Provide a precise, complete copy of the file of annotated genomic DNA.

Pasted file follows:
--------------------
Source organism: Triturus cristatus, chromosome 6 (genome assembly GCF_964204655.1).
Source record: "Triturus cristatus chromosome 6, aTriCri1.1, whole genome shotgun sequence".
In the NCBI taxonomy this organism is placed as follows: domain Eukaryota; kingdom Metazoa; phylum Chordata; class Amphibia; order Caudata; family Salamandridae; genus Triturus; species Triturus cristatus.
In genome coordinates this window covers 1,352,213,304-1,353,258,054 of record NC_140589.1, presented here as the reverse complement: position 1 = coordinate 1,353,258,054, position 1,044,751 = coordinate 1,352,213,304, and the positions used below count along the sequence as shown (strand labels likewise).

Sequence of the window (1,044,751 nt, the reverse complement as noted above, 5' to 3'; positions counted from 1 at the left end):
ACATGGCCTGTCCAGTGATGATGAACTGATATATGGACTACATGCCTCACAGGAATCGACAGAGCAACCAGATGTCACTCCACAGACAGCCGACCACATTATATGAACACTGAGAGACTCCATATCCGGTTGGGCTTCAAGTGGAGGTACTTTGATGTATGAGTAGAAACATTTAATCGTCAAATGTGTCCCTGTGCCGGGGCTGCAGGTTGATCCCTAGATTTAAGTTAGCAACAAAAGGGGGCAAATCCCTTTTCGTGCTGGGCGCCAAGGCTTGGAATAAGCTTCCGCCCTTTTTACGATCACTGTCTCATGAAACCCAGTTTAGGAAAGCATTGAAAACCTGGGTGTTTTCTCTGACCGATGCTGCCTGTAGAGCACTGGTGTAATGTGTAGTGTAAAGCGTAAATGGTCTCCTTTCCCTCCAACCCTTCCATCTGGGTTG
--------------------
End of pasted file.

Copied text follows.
Source organism: Triturus cristatus, chromosome 6 (genome assembly GCF_964204655.1).
Source record: "Triturus cristatus chromosome 6, aTriCri1.1, whole genome shotgun sequence".
In the NCBI taxonomy this organism is placed as follows: domain Eukaryota; kingdom Metazoa; phylum Chordata; class Amphibia; order Caudata; family Salamandridae; genus Triturus; species Triturus cristatus.
In genome coordinates this window covers 1,352,213,304-1,353,258,054 of record NC_140589.1, presented here as the reverse complement: position 1 = coordinate 1,353,258,054, position 1,044,751 = coordinate 1,352,213,304, and the positions used below count along the sequence as shown (strand labels likewise).

Sequence of the window (1,044,751 nt, the reverse complement as noted above, 5' to 3'; positions counted from 1 at the left end):
ACATGGCCTGTCCAGTGATGATGAACTGATATATGGACTACATGCCTCACAGGAATCGACAGAGCAACCAGATGTCACTCCACAGACAGCCGACCACATTATATGAACACTGAGAGACTCCATATCCGGTTGGGCTTCAAGTGGAGGTACTTTGATGTATGAGTAGAAACATTTAATCGTCAAATGTGTCCCTGTGCCGGGGCTGCAGGTTGATCCCTAGATTTAAGTTAGCAACAAAAGGGGGCAAATCCCTTTTCGTGCTGGGCGCCAAGGCTTGGAATAAGCTTCCGCCCTTTTTACGATCACTGTCTCATGAAACCCAGTTTAGGAAAGCATTGAAAACCTGGGTGTTTTCTCTGACCGATGCTGCCTGTAGAGCACTGGTGTAATGTGTAGTGTAAAGCGTAAATGGTCTCCTTTCCCTCCAACCCTTCCATCTGGGTTG